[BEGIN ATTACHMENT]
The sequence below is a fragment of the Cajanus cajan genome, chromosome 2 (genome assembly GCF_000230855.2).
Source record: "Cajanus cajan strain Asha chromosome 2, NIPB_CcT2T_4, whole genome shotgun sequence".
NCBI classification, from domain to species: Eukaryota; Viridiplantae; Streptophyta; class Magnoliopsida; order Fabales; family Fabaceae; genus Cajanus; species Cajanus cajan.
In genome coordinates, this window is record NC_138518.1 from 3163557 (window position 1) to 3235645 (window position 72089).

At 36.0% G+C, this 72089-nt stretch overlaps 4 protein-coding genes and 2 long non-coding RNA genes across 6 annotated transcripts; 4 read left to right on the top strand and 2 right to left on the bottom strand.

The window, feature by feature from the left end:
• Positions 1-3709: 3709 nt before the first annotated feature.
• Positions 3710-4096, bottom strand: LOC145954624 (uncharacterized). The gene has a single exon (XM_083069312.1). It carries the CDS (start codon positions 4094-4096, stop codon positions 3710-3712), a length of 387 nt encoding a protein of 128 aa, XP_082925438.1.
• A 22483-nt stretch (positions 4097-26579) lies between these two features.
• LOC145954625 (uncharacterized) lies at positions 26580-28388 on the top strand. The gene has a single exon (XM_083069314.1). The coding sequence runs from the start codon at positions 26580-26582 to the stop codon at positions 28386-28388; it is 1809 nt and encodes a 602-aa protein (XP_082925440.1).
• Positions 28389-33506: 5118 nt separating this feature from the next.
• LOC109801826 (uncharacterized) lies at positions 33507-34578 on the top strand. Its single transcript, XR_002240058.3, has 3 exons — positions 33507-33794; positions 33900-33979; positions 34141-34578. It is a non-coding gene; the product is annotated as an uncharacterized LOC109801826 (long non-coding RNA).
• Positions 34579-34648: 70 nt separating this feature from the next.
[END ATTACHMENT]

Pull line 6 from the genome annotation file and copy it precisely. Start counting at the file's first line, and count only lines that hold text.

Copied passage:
The window, feature by feature from the left end: